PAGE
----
At Union Pig and Chicken, the menu is all about barbecue (pork, chicken, brisket), ribs, and fried chicken, with sides of cornbread, mac and cheese, slaw, and baked beans served on metal trays. The smoker is out in the parking lot. Bourbon, corn whiskey, and rye dominate the cocktail menu. The decor is simple — cowboy chic — with rough-hewn wood walls, lightbulbs dangling from the ceiling, and a red and white checked mural that mimics the placemats. Fourteen-foot-long knotty pine tables and benches encourage community chatter.

“I’ve been in Pittsburgh nine years and it’s changed so much, especially this part of town,” said Jessica Keyser, general manager. “Three or four years ago there was nothing here.”

Station Street Hotdogs specializes in — no surprise — dogs: house dogs, Hawaii dogs (with pineapple salsa), chili cheese dogs (with arsenal cheese curds), banh mi dogs (pork liver with pickled vegetables) and more, made with 100 percent beef natural casing or vegan. This glass-enclosed eatery with red vinyl stools looks out to the parking lot, recalling an era of lunch counter simplicity.

Conflict Kitchen, a take-out style storefront serving food from countries with which the United States is in conflict, opened in 2010. It has featured — one country at a time for a number of months — Iranian, Afghan, and Venezuelan cuisine. A project of Jon Rubin and Dawn Weleski, it aims to engage the public in the culture, politics, and issues at stake within each country, through food as well as a series of events, performances, and discussions. Since my visit, it has closed in the East Liberty location and is looking to secure a larger restaurant, with seating, downtown. But don’t despair: Conflict Kitchen has been functioning as a Cuban paladar (home-based restaurant) in the home of a local family. Check website for dates and book a spot for a five-course Cuban meal accompanied by lively political and cultural conversation.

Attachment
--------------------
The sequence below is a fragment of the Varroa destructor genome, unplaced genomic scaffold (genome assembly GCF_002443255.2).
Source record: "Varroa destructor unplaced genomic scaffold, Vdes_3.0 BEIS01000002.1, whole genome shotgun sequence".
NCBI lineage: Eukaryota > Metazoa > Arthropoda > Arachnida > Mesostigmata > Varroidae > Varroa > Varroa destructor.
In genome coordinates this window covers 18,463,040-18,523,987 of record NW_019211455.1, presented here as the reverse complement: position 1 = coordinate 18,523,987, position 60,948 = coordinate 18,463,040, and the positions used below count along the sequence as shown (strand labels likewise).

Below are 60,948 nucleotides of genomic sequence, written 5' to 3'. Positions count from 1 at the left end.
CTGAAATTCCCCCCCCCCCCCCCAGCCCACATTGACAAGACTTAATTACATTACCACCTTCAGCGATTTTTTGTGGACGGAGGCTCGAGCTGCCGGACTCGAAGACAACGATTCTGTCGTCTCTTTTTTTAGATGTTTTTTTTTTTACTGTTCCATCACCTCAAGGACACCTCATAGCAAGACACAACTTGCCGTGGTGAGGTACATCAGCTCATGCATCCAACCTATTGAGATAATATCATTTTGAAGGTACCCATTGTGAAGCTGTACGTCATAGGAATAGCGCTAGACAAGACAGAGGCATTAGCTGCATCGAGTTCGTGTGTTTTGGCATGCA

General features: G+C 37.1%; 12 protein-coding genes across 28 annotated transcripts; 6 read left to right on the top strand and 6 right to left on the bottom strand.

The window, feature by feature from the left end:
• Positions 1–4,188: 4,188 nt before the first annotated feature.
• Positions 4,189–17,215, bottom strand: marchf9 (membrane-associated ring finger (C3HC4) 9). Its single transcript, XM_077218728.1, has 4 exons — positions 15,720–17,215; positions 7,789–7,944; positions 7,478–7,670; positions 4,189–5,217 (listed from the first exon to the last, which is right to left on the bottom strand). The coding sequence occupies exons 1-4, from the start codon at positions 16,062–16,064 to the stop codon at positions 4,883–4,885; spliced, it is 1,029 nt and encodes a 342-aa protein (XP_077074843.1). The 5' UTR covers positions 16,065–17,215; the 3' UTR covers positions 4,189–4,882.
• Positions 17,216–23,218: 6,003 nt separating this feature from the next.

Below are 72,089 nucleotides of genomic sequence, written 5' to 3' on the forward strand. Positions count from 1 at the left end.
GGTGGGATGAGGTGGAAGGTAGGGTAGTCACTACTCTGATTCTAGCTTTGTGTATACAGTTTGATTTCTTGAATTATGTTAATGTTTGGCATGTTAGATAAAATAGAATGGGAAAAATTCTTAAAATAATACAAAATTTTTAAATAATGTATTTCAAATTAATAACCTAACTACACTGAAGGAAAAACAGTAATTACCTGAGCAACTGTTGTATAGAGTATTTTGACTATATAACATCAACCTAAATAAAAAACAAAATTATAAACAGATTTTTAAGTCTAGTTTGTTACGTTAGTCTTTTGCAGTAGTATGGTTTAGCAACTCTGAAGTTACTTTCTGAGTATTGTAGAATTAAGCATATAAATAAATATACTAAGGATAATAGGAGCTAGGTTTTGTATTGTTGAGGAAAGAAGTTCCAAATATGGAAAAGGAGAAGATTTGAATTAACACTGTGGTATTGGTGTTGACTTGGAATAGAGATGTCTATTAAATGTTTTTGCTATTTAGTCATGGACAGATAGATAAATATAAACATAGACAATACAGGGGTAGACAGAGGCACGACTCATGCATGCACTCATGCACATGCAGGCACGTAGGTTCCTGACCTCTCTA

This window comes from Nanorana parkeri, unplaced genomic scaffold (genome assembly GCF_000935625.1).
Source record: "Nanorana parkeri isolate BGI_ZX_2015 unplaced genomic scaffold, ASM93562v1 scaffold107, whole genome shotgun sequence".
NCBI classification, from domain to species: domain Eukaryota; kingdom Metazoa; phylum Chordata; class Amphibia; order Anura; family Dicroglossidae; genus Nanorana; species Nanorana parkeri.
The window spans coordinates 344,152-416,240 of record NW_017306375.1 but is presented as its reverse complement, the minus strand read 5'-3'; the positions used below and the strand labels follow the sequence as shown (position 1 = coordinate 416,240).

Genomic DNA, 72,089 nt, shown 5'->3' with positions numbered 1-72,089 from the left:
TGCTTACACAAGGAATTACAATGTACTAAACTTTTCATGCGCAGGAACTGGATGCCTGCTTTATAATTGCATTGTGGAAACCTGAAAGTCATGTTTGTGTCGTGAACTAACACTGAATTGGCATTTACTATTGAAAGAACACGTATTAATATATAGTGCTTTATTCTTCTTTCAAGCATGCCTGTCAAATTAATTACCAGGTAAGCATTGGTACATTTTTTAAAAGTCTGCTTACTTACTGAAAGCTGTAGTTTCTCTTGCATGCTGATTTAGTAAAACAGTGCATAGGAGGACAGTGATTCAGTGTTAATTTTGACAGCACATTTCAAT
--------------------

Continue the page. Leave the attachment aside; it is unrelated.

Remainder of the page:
Also noteworthy: Vanilla Pastry Studio, serving the fluffiest cupcakes, and Zeke’s Coffee, a small batch roaster (one pound at a time) serving iced or hot coffee strong enough to propel you through the day.

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In the Downtown Cultural District, empty storefronts inspired the city to initiate a program of pop-up spaces, and encouraged local businesses to apply.

Since last January, 11 projects were chosen out of 90 applicants, with more on the way, including Awesome Books, Boutique 208 (artist co-op), an ice cream shop — Dream Cream Ice Cream — that funnels money to 12 dreamers a month (to finance their personal projects, or dreams), Robot Repair (art installation), and something called The Society for the Advancement of Miniature Curiosa.

“The pop-up project aims to get empty retail spaces filled. It’s a great venue for each artist,” said Marcy Bates, a co-op member of Boutique 208, adding they have already extended their lease and plan to stay in the neighborhood.

The 14-square-block district, a project of the Pittsburgh Cultural Trust, also has dozens of art galleries, seven world-class theaters, eight public parks and art installations, and is adjacent to the Allegheny River, where a brief stroll over the lemony-yellow 7th Street Bridge will take you to the Andy Warhol Museum.

The spirit of reclamation is active in the corporate world as well. On bustling Liberty Avenue PNC Bank employs an on-call archeologist to catalog artifacts it finds while building a new corporate tower, continuing a reclamation project (PNC Legacy Collection) of more than 26,000 artifacts found during a previous excavation. Some of those objects are on display — with audio tour — free and open to the public in the nearby Fairmont Hotel.

The bank is also building a separate exhibition hall — dubbed The Lantern Building — to display more objects from the collection, including glass bottles, porcelain dolls, ceramic plate fragments, and other items that reflect Pittsburgh’s early history. I hope it’s ready for my next reunion.

Necee Regis can be contacted at neceere
gis@gmail.com.